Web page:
Shaking up Salt

What happens to a successful restaurant when the chef steps down?

By Suzanne Loudermilk - November 2013

Shaking up Salt

What happens to a successful restaurant when the chef steps down?

By Suzanne Loudermilk - November 2013

The pan-roasted halibut with eggplant caponata -Photo by Ryan Lavine

When Salt opened in 2006, Baltimore was agog over the inventive cuisine that was presented in the friendly tavern setting on the cusp of Patterson Park. Co-owner/chef Jason Ambrose may have single-handedly put duck-fat fries and foie-gras-and-Kobe-beef burgers into our collective consciousness—and stomachs. Local publications raved about the food; it garnered four stars from The Sun and several “Best of” nods from others, including Baltimore magazine. About the only complaint was the lack of parking in the neighborhood.

As the years passed, the restaurant under Ambrose and his business partner and mother, Jane, continued to flourish. The parking issue had also been somewhat addressed with new angled spaces.

But there was a glitch. The chef was getting restless. “I wanted a little bit of a break,” Ambrose says. “I’d like to do something else.”

He wasn’t just going to bail on Salt, though. After all, he and his mom still own the place. For his replacement, he looked no further than his own kitchen, turning to sous chef Brian Lavin, who had been with him for three years. “He seemed to embrace it,” Ambrose says. “He has a strong work ethic.”

On recent visits, Lavin, 26, appears to be keeping the cooking vibe alive and well at Salt. And while the new executive chef is adding his own interpretations to the New American menu, many of the offerings are familiar from the restaurant’s early days: those duck-fat fries, for instance, and the sliders, now made with Wagyu beef.

Another mainstay is the coriander-and-pepper-crusted tuna. After sampling the sushi-grade fish with the spicy coating and ginger-soy glaze, we can understand why it remains a staple. The Asian flavors resound with a mound of delicate seaweed salad and tender pot stickers bundling shredded tuna.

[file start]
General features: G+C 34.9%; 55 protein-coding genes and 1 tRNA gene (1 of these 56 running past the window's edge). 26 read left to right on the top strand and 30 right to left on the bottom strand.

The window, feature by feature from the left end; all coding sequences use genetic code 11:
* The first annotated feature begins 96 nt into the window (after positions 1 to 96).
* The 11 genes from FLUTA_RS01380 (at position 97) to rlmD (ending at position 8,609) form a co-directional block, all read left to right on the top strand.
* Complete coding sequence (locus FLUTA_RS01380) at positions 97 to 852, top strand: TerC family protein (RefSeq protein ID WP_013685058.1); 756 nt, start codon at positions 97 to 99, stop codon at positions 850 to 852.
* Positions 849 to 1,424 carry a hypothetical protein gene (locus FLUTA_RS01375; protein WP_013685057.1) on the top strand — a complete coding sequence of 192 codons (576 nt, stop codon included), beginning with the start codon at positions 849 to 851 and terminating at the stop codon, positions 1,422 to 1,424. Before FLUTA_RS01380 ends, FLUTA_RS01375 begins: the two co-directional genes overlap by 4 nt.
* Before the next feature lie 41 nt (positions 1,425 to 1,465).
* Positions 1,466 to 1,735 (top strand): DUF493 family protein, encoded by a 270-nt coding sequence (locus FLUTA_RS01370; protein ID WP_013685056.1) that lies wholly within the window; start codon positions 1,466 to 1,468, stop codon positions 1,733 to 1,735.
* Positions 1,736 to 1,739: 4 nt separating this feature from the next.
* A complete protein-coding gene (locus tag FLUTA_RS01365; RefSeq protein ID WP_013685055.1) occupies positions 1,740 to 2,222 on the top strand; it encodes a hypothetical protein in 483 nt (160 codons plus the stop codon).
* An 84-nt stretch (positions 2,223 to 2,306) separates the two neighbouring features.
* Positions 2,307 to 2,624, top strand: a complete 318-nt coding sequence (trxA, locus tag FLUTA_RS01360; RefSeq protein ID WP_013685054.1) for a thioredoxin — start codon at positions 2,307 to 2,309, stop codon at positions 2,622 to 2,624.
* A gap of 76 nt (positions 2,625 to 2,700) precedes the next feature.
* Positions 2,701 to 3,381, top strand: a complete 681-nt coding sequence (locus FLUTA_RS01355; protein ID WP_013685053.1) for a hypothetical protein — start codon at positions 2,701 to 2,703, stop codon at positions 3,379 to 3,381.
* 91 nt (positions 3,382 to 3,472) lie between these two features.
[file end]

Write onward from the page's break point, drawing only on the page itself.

The ambiance of Salt continues, too, with its still-trendy wood floors, exposed brick walls, and free-flowing jazz emanating from a sound system. The congenial space is divided into a small dining room on one side and a bar with tables on the other. The dome green lights hanging from the ceiling cast a signature glow.

Service is casual but efficient. On one visit, we were enamored with an oven-roasted duck surrounded by date purée, roasted figs, chickpeas, and tzatziki sauce. The bird’s rosy meat was so moist and succulent, we asked our waiter about its origins. He quickly went to the kitchen to inquire, returning to explain that it was a Rohan duck raised at a small farm in New York state.

That’s the kind of select sourcing the restaurant is doing, whether it’s a Duroc pork chop, Skuna Bay salmon, or East Coast halibut. Lavin also mixes up his starters and entrees with various accompaniments on a constantly fluid menu. On another evening, the duck breast was served with grilled porcini and farro salad, strawberry purée, and sherry gastrique.

When we ordered the chicken-liver pâté to start, our server praised the chef’s preparation of pâtés and terrines. Indeed, the velvety mousse-like spread was earthy and delicious, especially spread on grilled bread (we could have used more) with blueberry jam and spiced pistachio butter. Another appetizer, the crispy pork-belly confit, was as beautiful as it was mouthwatering with charred white-corn polenta and a melon-and-cherry-tomato salad enhancing the pleasantly fatty meat.

A few weeks earlier, we had started our meal with a wild-sockeye-salmon crudo (tartare) with a cucumber-and-radish salad dressed in fresh herb oil and a chilled melon-and-cucumber soup with shaved Serrano ham, black-pepper yogurt, and watercress oil.

Our main meals were successful then, too—from a free-range grilled half poussin with gnocchi, morel mushrooms, roasted garlic, and arugula to pan-roasted halibut with eggplant caponata.

The dishes constantly sing with ingenuity as do the desserts. The goat-cheese doughnuts, dotted with vanilla sea salt and drizzled with lavender honey, have been on the menu for years. We’re glad they haven’t been lost in the chef shuffle. We also appreciated the cheese plate highlighting the intriguing flavors of a Spanish Manchego, Oregon smoky blue, and Italian Quadrello di Bufala.

These days, you’re likely to find Jason Ambrose in the front of the house, schmoozing with diners instead of orchestrating meals. But he’s already planning his next venture. He recently signed a contract on a building in Locust Point. It won’t be another Salt, though. “It will be nothing more than a bar that does food,” he says.

Maybe he’ll call it Pepper. Just saying. We haven’t heard the last of Salt’s founding chef.

›› Salt: A New American Tavern,2127 E. Pratt St., No. 1, 410-276-5480. Hours: Dinner: 5-10 p.m. Tues.-Thurs., 5-11 p.m. Fri.-Sat., 4:30-9:30 p.m. Sun. Cuisine: Seasonal New American. Price: Appetizers: $7-15; entrees: $18-28; desserts: $7-10. Atmosphere: Neighborhood bistro setting in a corner row house with a small, brick dining room and a cheerful bar with tables.

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